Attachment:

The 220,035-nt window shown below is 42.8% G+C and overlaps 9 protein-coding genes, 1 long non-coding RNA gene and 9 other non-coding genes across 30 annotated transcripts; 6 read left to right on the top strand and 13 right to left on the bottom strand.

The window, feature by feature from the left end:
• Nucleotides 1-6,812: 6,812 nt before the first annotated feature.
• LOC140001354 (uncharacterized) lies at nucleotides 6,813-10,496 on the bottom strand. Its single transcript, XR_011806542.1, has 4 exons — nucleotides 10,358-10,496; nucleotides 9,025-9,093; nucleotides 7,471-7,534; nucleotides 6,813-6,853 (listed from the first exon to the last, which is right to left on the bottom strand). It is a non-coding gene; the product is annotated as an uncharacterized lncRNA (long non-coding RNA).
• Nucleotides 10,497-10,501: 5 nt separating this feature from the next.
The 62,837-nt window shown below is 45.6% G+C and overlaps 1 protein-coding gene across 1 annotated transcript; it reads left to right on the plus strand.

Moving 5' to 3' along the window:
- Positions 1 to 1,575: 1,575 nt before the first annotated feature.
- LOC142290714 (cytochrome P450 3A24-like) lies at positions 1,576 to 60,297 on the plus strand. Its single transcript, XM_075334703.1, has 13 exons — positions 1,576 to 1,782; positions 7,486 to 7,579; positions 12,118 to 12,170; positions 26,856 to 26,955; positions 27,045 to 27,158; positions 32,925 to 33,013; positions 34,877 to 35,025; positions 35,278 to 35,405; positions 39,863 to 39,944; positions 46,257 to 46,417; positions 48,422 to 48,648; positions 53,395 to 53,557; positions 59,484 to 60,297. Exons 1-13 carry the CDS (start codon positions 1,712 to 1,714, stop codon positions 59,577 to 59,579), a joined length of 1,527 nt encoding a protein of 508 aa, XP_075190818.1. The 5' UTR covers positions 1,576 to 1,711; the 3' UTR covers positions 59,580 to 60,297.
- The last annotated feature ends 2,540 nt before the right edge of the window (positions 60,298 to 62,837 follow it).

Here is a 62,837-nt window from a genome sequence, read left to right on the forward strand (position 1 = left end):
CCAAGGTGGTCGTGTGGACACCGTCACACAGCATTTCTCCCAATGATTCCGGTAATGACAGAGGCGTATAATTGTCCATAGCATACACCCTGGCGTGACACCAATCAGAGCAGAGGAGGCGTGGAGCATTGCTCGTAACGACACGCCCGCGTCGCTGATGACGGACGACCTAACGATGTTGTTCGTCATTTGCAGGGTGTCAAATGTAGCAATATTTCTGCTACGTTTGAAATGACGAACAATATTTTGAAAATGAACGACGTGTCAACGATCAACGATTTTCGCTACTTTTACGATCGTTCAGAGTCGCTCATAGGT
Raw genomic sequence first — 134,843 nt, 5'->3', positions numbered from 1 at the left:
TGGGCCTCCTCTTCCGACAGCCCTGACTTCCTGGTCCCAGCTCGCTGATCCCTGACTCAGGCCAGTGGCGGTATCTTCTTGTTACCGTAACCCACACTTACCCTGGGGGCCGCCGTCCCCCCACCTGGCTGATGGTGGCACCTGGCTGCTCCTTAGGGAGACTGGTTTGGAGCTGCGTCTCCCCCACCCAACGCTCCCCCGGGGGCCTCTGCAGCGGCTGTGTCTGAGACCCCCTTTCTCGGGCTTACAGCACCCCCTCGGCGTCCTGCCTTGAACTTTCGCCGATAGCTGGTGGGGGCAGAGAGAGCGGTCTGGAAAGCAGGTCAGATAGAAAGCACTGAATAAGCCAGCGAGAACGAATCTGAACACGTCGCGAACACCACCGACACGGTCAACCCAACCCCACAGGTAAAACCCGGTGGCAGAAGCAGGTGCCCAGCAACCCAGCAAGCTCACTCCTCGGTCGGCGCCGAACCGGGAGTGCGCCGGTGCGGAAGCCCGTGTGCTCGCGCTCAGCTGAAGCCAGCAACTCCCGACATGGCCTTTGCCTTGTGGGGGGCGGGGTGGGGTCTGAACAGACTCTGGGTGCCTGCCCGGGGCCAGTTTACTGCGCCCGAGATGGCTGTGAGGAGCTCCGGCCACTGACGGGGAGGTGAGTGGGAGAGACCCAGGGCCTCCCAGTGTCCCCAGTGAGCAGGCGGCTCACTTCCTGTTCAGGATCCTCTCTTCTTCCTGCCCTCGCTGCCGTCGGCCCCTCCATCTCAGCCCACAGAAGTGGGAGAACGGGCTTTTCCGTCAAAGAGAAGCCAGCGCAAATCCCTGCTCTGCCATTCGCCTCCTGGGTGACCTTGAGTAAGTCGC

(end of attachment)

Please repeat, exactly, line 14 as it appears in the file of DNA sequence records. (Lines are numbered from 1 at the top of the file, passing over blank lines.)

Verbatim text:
TGGGCCTCCTCTTCCGACAGCCCTGACTTCCTGGTCCCAGCTCGCTGATCCCTGACTCAGGCCAGTGGCGGTATCTTCTTGTTACCGTAACCCACACTTACCCTGGGGGCCGCCGTCCCCCCACCTGGCTGATGGTGGCACCTGGCTGCTCCTTAGGGAGACTGGTTTGGAGCTGCGTCTCCCCCACCCAACGCTCCCCCGGGGGCCTCTGCAGCGGCTGTGTCTGAGACCCCCTTTCTCGGGCTTACAGCACCCCCTCGGCGTCCTGCCTTGAACTTTCGCCGATAGCTGGTGGGGGCAGAGAGAGCGGTCTGGAAAGCAGGTCAGATAGAAAGCACTGAATAAGCCAGCGAGAACGAATCTGAACACGTCGCGAACACCACCGACACGGTCAACCCAACCCCACAGGTAAAACCCGGTGGCAGAAGCAGGTGCCCAGCAACCCAGCAAGCTCACTCCTCGGTCGGCGCCGAACCGGGAGTGCGCCGGTGCGGAAGCCCGTGTGCTCGCGCTCAGCTGAAGCCAGCAACTCCCGACATGGCCTTTGCCTTGTGGGGGGCGGGGTGGGGTCTGAACAGACTCTGGGTGCCTGCCCGGGGCCAGTTTACTGCGCCCGAGATGGCTGTGAGGAGCTCCGGCCACTGACGGGGAGGTGAGTGGGAGAGACCCAGGGCCTCCCAGTGTCCCCAGTGAGCAGGCGGCTCACTTCCTGTTCAGGATCCTCTCTTCTTCCTGCCCTCGCTGCCGTCGGCCCCTCCATCTCAGCCCACAGAAGTGGGAGAACGGGCTTTTCCGTCAAAGAGAAGCCAGCGCAAATCCCTGCTCTGCCATTCGCCTCCTGGGTGACCTTGAGTAAGTCGC